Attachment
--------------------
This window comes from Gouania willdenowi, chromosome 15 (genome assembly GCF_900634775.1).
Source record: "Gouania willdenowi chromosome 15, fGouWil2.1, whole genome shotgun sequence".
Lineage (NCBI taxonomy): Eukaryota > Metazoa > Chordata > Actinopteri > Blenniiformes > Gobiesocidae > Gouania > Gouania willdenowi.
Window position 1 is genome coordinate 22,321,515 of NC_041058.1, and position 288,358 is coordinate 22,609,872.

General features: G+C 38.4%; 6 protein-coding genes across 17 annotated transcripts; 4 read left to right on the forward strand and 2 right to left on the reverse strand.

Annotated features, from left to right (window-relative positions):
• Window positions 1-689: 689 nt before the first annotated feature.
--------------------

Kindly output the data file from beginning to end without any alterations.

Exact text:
This window comes from Gouania willdenowi, chromosome 15 (genome assembly GCF_900634775.1).
Source record: "Gouania willdenowi chromosome 15, fGouWil2.1, whole genome shotgun sequence".
Lineage (NCBI taxonomy): Eukaryota > Metazoa > Chordata > Actinopteri > Blenniiformes > Gobiesocidae > Gouania > Gouania willdenowi.
Window position 1 is genome coordinate 22,321,515 of NC_041058.1, and position 288,358 is coordinate 22,609,872.

General features: G+C 38.4%; 6 protein-coding genes across 17 annotated transcripts; 4 read left to right on the forward strand and 2 right to left on the reverse strand.

Annotated features, from left to right (window-relative positions):
• Window positions 1-689: 689 nt before the first annotated feature.